It is now just over 3 years since my 365 project turned into more of a “100” project, and I’ve been looking back over some of the photos I’ve taken, and reflecting on the fact that I actually really miss doing it.

If you needed any further persuasion as to why it’s a good undertaking, this is what I got out of doing it, and what I miss about not doing it.

1) It made me look at the world.
And I mean really look. Since stopping taking a photograph everyday, I’ve drifted back into a sort of haze again as I walk around, with my mind on other things (currently intractable French philosophers!!) While I was 365ing I was attentive to everything going on around me, in case a flower, or a person, or a stone, or a cloud presented itself for that day. I suppose it’s a bit like mindfulness, being fully present. I’d go so far as to say it made me appreciate creation, and hence become more aware of God all around us, all the time. It made me “wonderous”, if you’ll forgive the grammer.

2) It challenged my creativity.
One of the things that surprised me is that the 365 wasn’t actually that hard, in terms of finding subjects. There was no day when I didn’t have a photo for that day – except for the once or twice when I’d had such a busy day that I’d plain forgotten. That said, because I’d decided early on that taking the “same” pohoto twice was just boring, I did sometimes have to be quite creative and inventive, and the 365 encouraged this. It made me a bit more intentional about photography projects as well, like the water drop (did I mention that I won a prize for that? Oh, I did already – ok). It also pushed me to try about projects from photo magazines, and recreate others’ shots that I really liked – not to mention Danbo!!.

3) It meant I always had my camera with me.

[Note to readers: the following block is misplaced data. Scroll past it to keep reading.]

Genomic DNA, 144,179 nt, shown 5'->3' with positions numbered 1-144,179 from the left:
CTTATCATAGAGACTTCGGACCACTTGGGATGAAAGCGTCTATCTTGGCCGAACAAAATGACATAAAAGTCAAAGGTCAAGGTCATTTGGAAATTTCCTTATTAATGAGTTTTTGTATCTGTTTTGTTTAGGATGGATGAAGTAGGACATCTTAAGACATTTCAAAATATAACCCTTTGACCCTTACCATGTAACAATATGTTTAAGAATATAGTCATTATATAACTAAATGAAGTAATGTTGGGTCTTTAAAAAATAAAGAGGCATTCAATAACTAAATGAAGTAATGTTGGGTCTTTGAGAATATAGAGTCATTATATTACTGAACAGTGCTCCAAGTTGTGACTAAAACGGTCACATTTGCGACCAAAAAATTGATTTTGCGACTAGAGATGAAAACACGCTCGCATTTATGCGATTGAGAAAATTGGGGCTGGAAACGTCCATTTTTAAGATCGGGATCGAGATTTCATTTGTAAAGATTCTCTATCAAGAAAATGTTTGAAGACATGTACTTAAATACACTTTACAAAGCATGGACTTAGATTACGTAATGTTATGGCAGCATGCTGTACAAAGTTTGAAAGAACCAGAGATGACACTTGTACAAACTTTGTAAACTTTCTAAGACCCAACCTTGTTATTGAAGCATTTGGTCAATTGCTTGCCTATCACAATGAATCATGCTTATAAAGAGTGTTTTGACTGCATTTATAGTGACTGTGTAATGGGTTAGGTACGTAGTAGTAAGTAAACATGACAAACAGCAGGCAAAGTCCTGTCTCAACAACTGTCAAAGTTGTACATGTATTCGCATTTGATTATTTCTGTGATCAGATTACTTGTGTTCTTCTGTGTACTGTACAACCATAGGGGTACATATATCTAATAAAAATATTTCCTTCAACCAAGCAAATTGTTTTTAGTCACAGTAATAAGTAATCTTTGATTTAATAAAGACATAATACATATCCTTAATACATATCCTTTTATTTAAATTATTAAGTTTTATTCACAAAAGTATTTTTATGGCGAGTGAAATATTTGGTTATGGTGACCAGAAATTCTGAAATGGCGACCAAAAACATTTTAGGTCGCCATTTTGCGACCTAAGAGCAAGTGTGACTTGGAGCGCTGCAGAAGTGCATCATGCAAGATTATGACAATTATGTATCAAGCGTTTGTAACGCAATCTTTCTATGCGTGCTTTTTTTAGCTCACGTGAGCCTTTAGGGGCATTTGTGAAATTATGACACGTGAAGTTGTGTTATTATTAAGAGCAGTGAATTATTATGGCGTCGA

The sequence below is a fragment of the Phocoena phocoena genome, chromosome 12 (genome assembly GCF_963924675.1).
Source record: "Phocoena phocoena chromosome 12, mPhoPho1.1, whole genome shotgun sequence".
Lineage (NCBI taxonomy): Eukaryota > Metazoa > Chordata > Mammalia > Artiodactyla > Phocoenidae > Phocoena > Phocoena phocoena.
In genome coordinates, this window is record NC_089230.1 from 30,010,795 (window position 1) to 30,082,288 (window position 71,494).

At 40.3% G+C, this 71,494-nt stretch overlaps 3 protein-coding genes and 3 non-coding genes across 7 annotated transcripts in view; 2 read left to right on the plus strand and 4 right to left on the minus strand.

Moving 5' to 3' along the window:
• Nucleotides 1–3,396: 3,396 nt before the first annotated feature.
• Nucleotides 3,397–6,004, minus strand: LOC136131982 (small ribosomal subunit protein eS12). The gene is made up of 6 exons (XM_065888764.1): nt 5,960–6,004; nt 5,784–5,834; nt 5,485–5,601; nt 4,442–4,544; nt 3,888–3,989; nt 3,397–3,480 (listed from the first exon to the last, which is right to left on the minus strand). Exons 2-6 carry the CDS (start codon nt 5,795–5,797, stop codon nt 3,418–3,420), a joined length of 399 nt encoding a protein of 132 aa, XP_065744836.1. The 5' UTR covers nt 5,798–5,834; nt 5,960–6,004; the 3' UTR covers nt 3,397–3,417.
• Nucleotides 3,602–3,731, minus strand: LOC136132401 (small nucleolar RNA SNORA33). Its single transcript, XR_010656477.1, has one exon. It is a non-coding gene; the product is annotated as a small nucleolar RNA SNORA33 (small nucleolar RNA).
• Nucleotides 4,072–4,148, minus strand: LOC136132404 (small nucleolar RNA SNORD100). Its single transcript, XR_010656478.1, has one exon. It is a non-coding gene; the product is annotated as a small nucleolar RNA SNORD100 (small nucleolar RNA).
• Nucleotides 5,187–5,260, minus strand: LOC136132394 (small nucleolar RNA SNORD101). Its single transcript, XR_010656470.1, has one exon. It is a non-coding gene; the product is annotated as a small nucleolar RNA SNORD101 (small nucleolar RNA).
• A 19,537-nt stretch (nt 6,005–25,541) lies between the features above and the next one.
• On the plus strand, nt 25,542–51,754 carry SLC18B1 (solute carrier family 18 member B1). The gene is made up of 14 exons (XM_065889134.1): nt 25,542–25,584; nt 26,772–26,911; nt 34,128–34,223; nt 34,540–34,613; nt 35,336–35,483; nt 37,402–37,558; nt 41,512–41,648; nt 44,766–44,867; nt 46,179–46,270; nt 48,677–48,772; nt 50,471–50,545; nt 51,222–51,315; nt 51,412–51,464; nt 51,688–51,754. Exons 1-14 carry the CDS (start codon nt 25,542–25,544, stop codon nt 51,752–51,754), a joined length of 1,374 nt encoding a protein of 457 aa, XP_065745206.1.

In the age of smart phones this is perhaps a lesser consideration, but sometimes there is a one-off moment in time begging to be captured. Like if a butterfly flies into the office. Having your camera ready and primed at least promotes the possibility of the moment being captured. For me personally there is a quality and composition element to this – I love my smartphone, and the camera’s pretty good (and I use some pictures from it sometimes for my not-365), but it’s not the same as my real camera.

4) It provides an life record.
This one actually surprised me a little, and it’s only in looking back over the last five-and-a-half years’ of photos that I’ve realised that all of life’s ups and downs are recorded there. Whether that’s mundane or life-changing. The ripening of the blackberries in the garden and harvesting of photos are alongside my Mum passing away and me starting ordination training. In retrospect this is obvious I guess – after all you’d expect to take a photo of what is distinctive or foremost in your mind for that day. But it still hadn’t really struck me until I was looking back over the whole set a few weeks ago.

5) You really get to know your camera.